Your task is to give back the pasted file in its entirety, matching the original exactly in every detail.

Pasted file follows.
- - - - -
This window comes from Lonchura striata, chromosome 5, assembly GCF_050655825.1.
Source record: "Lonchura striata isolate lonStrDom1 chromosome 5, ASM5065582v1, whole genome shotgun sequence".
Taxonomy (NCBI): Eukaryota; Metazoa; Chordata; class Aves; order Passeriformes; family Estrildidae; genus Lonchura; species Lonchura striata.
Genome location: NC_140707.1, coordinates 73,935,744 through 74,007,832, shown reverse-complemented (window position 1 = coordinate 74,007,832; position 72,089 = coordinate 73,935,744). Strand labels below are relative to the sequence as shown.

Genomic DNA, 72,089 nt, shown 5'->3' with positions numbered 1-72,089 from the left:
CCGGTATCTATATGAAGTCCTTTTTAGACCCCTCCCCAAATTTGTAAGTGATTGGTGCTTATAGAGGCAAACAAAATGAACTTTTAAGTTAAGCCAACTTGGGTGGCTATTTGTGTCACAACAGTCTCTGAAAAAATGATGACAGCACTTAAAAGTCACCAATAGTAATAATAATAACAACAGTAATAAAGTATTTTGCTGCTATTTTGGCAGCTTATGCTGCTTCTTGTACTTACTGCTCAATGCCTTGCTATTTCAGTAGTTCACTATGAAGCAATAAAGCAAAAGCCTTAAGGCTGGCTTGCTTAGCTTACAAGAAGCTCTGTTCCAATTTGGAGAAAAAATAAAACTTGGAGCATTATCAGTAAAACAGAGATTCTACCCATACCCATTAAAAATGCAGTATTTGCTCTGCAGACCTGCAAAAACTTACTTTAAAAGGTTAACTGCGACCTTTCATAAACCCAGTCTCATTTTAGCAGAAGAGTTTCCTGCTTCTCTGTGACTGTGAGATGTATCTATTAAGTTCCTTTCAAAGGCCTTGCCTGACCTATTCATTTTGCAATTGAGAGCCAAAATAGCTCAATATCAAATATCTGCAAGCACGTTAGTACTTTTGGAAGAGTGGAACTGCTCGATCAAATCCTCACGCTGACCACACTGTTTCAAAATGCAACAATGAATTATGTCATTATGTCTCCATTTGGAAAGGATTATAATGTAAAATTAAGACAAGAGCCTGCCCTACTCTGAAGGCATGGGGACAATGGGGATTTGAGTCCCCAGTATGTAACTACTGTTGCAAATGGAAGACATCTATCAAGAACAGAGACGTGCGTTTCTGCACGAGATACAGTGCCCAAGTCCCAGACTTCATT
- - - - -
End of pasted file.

This window comes from Lonchura striata, chromosome 5, assembly GCF_050655825.1.
Source record: "Lonchura striata isolate lonStrDom1 chromosome 5, ASM5065582v1, whole genome shotgun sequence".
Taxonomy (NCBI): Eukaryota; Metazoa; Chordata; class Aves; order Passeriformes; family Estrildidae; genus Lonchura; species Lonchura striata.
Genome location: NC_140707.1, coordinates 73,935,744 through 74,007,832, shown reverse-complemented (window position 1 = coordinate 74,007,832; position 72,089 = coordinate 73,935,744). Strand labels below are relative to the sequence as shown.

Genomic DNA, 72,089 nt, shown 5'->3' with positions numbered 1-72,089 from the left:
CCGGTATCTATATGAAGTCCTTTTTAGACCCCTCCCCAAATTTGTAAGTGATTGGTGCTTATAGAGGCAAACAAAATGAACTTTTAAGTTAAGCCAACTTGGGTGGCTATTTGTGTCACAACAGTCTCTGAAAAAATGATGACAGCACTTAAAAGTCACCAATAGTAATAATAATAACAACAGTAATAAAGTATTTTGCTGCTATTTTGGCAGCTTATGCTGCTTCTTGTACTTACTGCTCAATGCCTTGCTATTTCAGTAGTTCACTATGAAGCAATAAAGCAAAAGCCTTAAGGCTGGCTTGCTTAGCTTACAAGAAGCTCTGTTCCAATTTGGAGAAAAAATAAAACTTGGAGCATTATCAGTAAAACAGAGATTCTACCCATACCCATTAAAAATGCAGTATTTGCTCTGCAGACCTGCAAAAACTTACTTTAAAAGGTTAACTGCGACCTTTCATAAACCCAGTCTCATTTTAGCAGAAGAGTTTCCTGCTTCTCTGTGACTGTGAGATGTATCTATTAAGTTCCTTTCAAAGGCCTTGCCTGACCTATTCATTTTGCAATTGAGAGCCAAAATAGCTCAATATCAAATATCTGCAAGCACGTTAGTACTTTTGGAAGAGTGGAACTGCTCGATCAAATCCTCACGCTGACCACACTGTTTCAAAATGCAACAATGAATTATGTCATTATGTCTCCATTTGGAAAGGATTATAATGTAAAATTAAGACAAGAGCCTGCCCTACTCTGAAGGCATGGGGACAATGGGGATTTGAGTCCCCAGTATGTAACTACTGTTGCAAATGGAAGACATCTATCAAGAACAGAGACGTGCGTTTCTGCACGAGATACAGTGCCCAAGTCCCAGACTTCATT